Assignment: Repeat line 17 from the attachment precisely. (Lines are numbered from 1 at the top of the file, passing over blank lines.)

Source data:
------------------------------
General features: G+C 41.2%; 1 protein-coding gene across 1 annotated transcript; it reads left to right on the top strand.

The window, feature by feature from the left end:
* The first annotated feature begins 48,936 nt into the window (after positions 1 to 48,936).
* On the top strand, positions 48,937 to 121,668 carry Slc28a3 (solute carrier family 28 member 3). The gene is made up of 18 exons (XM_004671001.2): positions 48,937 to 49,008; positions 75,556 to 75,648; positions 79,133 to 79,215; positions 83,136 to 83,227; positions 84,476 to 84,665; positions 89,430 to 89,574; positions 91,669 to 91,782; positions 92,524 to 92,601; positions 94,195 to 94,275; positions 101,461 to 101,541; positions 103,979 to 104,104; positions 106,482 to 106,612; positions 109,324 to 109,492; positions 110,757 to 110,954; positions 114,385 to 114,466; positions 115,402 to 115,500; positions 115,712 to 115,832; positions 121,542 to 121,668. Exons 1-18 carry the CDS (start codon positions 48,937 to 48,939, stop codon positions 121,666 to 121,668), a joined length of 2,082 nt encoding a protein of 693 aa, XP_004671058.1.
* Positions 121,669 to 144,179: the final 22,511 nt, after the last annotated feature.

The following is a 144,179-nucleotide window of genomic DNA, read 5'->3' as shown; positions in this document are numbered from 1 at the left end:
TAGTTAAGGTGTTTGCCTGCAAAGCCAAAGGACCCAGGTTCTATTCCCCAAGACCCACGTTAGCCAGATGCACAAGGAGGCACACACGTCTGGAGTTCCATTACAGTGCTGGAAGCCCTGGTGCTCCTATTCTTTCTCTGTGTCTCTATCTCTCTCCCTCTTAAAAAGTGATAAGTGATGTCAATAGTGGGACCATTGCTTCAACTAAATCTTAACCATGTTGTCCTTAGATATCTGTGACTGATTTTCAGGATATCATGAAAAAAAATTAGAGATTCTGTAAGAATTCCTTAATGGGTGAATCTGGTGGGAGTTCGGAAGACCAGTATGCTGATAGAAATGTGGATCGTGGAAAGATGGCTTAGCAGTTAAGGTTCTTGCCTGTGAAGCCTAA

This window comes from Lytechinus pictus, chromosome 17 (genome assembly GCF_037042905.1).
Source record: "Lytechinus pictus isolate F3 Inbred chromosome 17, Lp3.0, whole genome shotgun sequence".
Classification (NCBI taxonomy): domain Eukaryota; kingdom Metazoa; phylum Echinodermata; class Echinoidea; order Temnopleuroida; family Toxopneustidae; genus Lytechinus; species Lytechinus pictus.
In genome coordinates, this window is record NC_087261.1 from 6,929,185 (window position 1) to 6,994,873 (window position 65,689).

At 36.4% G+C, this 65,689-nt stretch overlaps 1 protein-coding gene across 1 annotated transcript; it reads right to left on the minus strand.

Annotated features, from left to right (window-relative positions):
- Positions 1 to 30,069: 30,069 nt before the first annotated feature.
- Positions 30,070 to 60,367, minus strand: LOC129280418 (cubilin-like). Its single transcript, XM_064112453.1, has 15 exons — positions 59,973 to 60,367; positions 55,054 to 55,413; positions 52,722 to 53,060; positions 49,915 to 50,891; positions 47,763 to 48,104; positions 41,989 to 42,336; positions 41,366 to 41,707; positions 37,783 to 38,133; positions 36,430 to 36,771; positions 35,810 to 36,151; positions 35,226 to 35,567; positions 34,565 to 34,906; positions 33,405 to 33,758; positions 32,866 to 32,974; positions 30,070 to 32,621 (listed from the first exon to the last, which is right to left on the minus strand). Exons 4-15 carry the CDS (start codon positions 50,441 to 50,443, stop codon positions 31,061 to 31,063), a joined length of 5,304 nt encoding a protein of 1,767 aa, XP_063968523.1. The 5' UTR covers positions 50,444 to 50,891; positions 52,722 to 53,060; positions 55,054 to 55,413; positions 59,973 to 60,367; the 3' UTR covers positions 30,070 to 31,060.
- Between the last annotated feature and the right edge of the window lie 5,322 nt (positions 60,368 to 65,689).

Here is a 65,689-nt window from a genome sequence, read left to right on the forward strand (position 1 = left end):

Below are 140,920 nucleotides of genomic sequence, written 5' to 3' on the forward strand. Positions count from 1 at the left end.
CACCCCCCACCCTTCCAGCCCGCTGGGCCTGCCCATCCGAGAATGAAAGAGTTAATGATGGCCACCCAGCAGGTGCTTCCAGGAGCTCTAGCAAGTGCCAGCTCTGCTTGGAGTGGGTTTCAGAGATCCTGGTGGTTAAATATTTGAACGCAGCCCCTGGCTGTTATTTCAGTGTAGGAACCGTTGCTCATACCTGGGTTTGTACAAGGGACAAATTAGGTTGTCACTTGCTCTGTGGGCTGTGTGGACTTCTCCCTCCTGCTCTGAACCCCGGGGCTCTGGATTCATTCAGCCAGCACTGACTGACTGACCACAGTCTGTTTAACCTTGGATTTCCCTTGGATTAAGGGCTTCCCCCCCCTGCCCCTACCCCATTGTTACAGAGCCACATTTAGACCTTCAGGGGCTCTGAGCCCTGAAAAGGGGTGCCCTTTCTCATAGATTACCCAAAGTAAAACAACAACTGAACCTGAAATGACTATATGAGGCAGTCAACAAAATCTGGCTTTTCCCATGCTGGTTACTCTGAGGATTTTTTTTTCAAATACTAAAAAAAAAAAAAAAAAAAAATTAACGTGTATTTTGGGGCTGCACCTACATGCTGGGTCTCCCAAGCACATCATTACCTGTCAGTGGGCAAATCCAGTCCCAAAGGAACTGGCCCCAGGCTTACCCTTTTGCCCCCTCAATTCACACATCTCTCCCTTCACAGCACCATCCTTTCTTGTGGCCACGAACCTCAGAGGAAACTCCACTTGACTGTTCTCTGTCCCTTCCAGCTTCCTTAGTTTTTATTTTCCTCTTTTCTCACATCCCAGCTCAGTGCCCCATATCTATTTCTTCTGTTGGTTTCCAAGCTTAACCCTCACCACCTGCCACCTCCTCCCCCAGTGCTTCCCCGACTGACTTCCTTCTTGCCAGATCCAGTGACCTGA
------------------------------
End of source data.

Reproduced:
Here is a 65,689-nt window from a genome sequence, read left to right on the forward strand (position 1 = left end):